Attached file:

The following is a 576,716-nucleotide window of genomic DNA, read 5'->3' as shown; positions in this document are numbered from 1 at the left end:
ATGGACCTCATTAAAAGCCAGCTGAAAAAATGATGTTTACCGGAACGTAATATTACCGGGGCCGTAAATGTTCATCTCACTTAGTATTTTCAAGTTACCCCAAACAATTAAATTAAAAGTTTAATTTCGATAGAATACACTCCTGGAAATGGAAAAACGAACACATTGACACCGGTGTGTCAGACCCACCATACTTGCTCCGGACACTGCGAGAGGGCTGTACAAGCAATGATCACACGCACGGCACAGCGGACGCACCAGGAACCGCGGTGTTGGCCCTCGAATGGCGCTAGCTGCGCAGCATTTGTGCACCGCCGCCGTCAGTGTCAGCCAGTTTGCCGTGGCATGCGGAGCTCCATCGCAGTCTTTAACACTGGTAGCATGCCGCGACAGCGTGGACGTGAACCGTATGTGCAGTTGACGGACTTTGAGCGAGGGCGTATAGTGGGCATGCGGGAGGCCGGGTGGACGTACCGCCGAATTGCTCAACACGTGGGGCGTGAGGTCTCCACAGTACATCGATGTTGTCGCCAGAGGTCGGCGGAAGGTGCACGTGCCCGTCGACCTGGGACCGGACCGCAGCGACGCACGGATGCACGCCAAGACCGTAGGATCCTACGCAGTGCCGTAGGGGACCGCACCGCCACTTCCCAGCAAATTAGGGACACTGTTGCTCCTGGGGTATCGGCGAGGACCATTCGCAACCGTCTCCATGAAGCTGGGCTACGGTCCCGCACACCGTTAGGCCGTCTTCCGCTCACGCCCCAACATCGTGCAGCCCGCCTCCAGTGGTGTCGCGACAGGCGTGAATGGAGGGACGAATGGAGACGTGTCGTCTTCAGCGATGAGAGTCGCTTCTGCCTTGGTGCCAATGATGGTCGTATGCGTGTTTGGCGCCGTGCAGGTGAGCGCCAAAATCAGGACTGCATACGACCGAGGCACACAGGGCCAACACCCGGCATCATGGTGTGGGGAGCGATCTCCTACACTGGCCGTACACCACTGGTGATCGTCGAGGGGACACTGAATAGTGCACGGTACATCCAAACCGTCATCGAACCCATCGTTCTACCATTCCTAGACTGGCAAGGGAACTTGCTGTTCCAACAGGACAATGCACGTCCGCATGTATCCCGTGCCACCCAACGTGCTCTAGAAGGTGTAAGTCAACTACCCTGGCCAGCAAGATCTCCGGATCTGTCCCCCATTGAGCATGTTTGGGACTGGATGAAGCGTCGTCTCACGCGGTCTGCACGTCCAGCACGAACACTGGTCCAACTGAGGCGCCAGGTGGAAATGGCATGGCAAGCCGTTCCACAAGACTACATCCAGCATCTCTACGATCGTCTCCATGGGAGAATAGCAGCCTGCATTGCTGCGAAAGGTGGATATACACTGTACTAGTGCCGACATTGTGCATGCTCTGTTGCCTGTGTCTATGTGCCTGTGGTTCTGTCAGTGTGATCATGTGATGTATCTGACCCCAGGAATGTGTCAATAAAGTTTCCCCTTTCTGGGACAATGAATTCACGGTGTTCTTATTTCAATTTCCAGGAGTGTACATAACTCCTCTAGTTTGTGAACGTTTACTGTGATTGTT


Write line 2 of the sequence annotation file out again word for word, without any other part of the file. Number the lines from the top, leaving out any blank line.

ATGGACCTCATTAAAAGCCAGCTGAAAAAATGATGTTTACCGGAACGTAATATTACCGGGGCCGTAAATGTTCATCTCACTTAGTATTTTCAAGTTACCCCAAACAATTAAATTAAAAGTTTAATTTCGATAGAATACACTCCTGGAAATGGAAAAACGAACACATTGACACCGGTGTGTCAGACCCACCATACTTGCTCCGGACACTGCGAGAGGGCTGTACAAGCAATGATCACACGCACGGCACAGCGGACGCACCAGGAACCGCGGTGTTGGCCCTCGAATGGCGCTAGCTGCGCAGCATTTGTGCACCGCCGCCGTCAGTGTCAGCCAGTTTGCCGTGGCATGCGGAGCTCCATCGCAGTCTTTAACACTGGTAGCATGCCGCGACAGCGTGGACGTGAACCGTATGTGCAGTTGACGGACTTTGAGCGAGGGCGTATAGTGGGCATGCGGGAGGCCGGGTGGACGTACCGCCGAATTGCTCAACACGTGGGGCGTGAGGTCTCCACAGTACATCGATGTTGTCGCCAGAGGTCGGCGGAAGGTGCACGTGCCCGTCGACCTGGGACCGGACCGCAGCGACGCACGGATGCACGCCAAGACCGTAGGATCCTACGCAGTGCCGTAGGGGACCGCACCGCCACTTCCCAGCAAATTAGGGACACTGTTGCTCCTGGGGTATCGGCGAGGACCATTCGCAACCGTCTCCATGAAGCTGGGCTACGGTCCCGCACACCGTTAGGCCGTCTTCCGCTCACGCCCCAACATCGTGCAGCCCGCCTCCAGTGGTGTCGCGACAGGCGTGAATGGAGGGACGAATGGAGACGTGTCGTCTTCAGCGATGAGAGTCGCTTCTGCCTTGGTGCCAATGATGGTCGTATGCGTGTTTGGCGCCGTGCAGGTGAGCGCCAAAATCAGGACTGCATACGACCGAGGCACACAGGGCCAACACCCGGCATCATGGTGTGGGGAGCGATCTCCTACACTGGCCGTACACCACTGGTGATCGTCGAGGGGACACTGAATAGTGCACGGTACATCCAAACCGTCATCGAACCCATCGTTCTACCATTCCTAGACTGGCAAGGGAACTTGCTGTTCCAACAGGACAATGCACGTCCGCATGTATCCCGTGCCACCCAACGTGCTCTAGAAGGTGTAAGTCAACTACCCTGGCCAGCAAGATCTCCGGATCTGTCCCCCATTGAGCATGTTTGGGACTGGATGAAGCGTCGTCTCACGCGGTCTGCACGTCCAGCACGAACACTGGTCCAACTGAGGCGCCAGGTGGAAATGGCATGGCAAGCCGTTCCACAAGACTACATCCAGCATCTCTACGATCGTCTCCATGGGAGAATAGCAGCCTGCATTGCTGCGAAAGGTGGATATACACTGTACTAGTGCCGACATTGTGCATGCTCTGTTGCCTGTGTCTATGTGCCTGTGGTTCTGTCAGTGTGATCATGTGATGTATCTGACCCCAGGAATGTGTCAATAAAGTTTCCCCTTTCTGGGACAATGAATTCACGGTGTTCTTATTTCAATTTCCAGGAGTGTACATAACTCCTCTAGTTTGTGAACGTTTACTGTGATTGTT